Another way in which the rule of reciprocity is so powerful is how we are compelled to overcome our feelings of dislike or suspicion for the person who gives us a gift. Cialdini discusses Hare Krishna followers as an example (pushing the “gift” of the flower in one’s hand and soliciting donations in return).  Gavin deBecker cites this phenomenon in his book, The Gift of Fear (1999) in which people ignore their own discomfort in order to “repay” another’s act of kindness (again, even if unsolicited).  As both authors note, exploitation can occur with this process.  There are numerous examples of the rule within the political sphere- contributions, “logrolling” and political patronage.


Cialdini writes about his experience of effective solicitation from a Boy Scout.  On this occasion, the Boy Scout requested that Cialdini purchase a ticket to a Boy Scout event for $5.  The author declined but made a concession when the Boy Scout offered a chocolate bar for $1 a piece.  Despite not liking chocolate bars, Cialdini illustrates the concept of reciprocal concession; he changed from noncompliant to compliant when he was moved from a larger request to a smaller request (p. 37).  The art of negotiation encompasses this phenomenon – something excessive is initially thrown out so that a fairer agreement can finally be settled upon.  It is the classic concept of compromise, with the rule of reciprocity providing the framework as to why we are often compelled to concede.  Cialdini continues his narration on reciprocal concession by noting the human value of such a process.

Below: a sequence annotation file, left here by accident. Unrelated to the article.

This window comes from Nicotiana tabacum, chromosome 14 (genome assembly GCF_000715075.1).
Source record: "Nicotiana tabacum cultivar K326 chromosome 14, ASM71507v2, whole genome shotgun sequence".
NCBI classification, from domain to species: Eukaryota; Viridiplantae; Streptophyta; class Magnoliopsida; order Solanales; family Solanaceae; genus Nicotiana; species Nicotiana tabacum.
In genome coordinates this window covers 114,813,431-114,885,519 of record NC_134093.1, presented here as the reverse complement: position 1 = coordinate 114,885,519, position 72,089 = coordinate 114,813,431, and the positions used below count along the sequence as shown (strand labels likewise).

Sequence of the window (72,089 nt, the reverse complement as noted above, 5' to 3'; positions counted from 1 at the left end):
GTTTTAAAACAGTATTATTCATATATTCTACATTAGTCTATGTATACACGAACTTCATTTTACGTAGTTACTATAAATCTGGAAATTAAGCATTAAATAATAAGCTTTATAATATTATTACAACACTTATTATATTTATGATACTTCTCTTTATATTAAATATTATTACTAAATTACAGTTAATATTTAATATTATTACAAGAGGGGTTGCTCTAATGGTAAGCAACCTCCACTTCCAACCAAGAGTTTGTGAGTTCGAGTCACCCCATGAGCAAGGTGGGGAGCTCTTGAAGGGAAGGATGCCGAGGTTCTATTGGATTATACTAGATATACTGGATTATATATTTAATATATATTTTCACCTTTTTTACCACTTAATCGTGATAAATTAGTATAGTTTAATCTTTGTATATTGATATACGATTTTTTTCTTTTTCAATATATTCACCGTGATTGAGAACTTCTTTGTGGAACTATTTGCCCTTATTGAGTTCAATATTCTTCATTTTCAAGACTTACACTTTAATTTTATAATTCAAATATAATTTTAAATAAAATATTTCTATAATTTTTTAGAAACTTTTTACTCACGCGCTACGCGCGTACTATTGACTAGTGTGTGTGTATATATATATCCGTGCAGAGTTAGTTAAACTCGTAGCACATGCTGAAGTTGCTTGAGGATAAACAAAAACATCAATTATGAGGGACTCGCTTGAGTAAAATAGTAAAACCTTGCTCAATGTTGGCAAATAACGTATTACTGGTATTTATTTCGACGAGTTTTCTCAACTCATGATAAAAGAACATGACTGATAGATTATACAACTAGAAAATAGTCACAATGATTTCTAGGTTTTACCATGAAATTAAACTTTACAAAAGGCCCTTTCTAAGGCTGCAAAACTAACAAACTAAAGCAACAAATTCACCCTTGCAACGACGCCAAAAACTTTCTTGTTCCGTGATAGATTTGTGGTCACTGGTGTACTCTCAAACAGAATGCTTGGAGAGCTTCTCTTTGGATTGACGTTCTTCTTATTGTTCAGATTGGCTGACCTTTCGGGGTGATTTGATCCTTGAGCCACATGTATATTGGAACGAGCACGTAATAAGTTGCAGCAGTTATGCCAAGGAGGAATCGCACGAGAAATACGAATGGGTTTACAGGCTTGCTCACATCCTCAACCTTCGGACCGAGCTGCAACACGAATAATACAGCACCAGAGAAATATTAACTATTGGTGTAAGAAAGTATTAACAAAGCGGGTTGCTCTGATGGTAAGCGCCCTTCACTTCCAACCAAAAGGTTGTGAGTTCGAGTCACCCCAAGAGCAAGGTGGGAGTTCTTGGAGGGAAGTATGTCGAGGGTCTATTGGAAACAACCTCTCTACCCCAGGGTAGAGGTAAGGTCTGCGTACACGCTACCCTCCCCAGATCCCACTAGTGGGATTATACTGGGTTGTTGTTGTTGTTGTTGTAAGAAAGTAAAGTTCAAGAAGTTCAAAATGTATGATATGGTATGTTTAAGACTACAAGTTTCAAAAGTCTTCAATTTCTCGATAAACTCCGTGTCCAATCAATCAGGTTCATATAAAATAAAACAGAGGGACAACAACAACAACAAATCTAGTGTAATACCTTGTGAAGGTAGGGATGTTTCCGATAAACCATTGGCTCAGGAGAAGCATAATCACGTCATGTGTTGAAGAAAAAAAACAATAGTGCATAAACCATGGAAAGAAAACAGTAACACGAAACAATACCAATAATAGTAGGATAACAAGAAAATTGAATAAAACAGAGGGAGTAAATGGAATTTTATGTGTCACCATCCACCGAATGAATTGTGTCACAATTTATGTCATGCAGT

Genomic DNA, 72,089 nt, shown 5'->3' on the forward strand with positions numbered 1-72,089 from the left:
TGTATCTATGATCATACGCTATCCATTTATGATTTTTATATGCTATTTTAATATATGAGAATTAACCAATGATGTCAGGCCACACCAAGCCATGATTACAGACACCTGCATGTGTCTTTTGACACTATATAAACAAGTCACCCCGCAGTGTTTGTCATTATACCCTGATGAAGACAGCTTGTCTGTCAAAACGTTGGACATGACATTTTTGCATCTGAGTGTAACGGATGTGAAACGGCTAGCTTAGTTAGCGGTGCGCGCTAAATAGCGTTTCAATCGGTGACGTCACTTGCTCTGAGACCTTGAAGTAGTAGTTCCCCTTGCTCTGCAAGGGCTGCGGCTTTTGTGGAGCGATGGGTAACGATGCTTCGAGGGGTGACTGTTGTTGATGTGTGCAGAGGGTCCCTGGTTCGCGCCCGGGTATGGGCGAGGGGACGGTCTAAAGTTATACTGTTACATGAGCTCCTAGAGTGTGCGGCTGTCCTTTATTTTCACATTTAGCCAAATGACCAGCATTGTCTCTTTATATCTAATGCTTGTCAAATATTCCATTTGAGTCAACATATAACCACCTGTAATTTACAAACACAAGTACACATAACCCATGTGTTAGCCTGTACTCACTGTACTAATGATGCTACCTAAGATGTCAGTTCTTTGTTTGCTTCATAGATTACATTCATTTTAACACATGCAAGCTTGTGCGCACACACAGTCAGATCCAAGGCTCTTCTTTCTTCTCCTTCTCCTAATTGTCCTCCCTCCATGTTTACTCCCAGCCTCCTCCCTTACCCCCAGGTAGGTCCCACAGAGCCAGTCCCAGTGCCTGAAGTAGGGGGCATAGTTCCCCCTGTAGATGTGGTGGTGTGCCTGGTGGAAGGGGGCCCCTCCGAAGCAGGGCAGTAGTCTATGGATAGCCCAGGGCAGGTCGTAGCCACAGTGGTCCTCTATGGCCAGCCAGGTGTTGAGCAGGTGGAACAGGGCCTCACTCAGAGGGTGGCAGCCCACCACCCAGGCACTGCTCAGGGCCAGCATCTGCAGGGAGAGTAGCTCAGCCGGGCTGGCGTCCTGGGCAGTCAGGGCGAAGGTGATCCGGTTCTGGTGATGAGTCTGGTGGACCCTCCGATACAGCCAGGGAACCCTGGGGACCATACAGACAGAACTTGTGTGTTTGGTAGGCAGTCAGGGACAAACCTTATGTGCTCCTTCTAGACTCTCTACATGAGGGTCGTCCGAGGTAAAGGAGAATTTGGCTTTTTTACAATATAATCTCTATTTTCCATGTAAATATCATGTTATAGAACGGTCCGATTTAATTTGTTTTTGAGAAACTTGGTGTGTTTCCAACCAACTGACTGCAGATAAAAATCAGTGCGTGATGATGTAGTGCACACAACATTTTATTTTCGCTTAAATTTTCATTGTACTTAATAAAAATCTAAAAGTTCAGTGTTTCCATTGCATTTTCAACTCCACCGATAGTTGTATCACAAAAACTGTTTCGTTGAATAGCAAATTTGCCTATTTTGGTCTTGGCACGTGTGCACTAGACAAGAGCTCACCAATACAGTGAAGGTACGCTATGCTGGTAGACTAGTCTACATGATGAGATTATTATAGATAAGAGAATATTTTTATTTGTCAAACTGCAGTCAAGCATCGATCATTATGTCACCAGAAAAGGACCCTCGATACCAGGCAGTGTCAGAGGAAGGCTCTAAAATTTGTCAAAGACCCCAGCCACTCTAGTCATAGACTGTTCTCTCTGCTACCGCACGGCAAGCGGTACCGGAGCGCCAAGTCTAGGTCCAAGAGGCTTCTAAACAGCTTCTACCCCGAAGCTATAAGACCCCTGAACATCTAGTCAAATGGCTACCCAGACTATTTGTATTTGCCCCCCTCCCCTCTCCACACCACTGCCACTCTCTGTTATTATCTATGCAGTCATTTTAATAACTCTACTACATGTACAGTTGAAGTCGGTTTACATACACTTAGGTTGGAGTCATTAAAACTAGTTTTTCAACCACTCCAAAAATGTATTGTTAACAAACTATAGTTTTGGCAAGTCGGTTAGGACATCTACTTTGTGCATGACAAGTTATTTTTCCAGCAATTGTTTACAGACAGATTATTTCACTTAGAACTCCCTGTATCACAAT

Cialdini describes several experiments, which reveal the rejection-then-retreat strategy of concession.  Think of a classic negotiations situation in which incredibly stringent demands are placed yet slowly whittled away.  The initial demander never expected their requests to be met, but produced them with the explicit purpose of getting their original idea approved.  In rejection-then-retreat, a feeling of responsibility results when the person accepting the offer has helped craft the agreement through the negotiation process.  What is most fascinating is that the conceding person is more likely to follow through with the agreement, and even make future concessions. The person accepting the lesser offer feels satisfied because the process has worked favorably (even though victims of this strategy often end up conceding more than they would if the tactic had not been employed; Cialdini, 2009, p. 51; Soules, 2012).


Are we powerless to the strength of the rule of reciprocity?  Despite the rule’s influence, we have the ability to effectively discern, adjust, or simply say “no” to reciprocation.  "It is essential to recognize that the requester who invokes the reciprocation rule (or any other weapon of influence) to gain our compliance is not the real opponent.  The real opponent is the rule" (Cialdini, 2009, p. 47).  We don’t need to reject the services, favors, or kindnesses of others, but we do want to evaluate intention, as well as our return concessions.  If we feel that we are being tricked, then Cialdini recommends that we redefine the initial favor so that we no longer feel a need to respond with a favor or concession (p. 49). By knowingly engaging in the exchange of reciprocity, we can minimize the potential effects of exploitation.




Cialdini, R.B. (2009).  Influence: Science and practice (5th ed.). Boston: Pearson Education, Inc.


deBecker, G. (1999).  The gift of fear: Survival signals that protect us from violence. New York: Random House.


Soules, M. (2012).  Influence: The psychology of persuasion.  Media Studies.  Retrieved from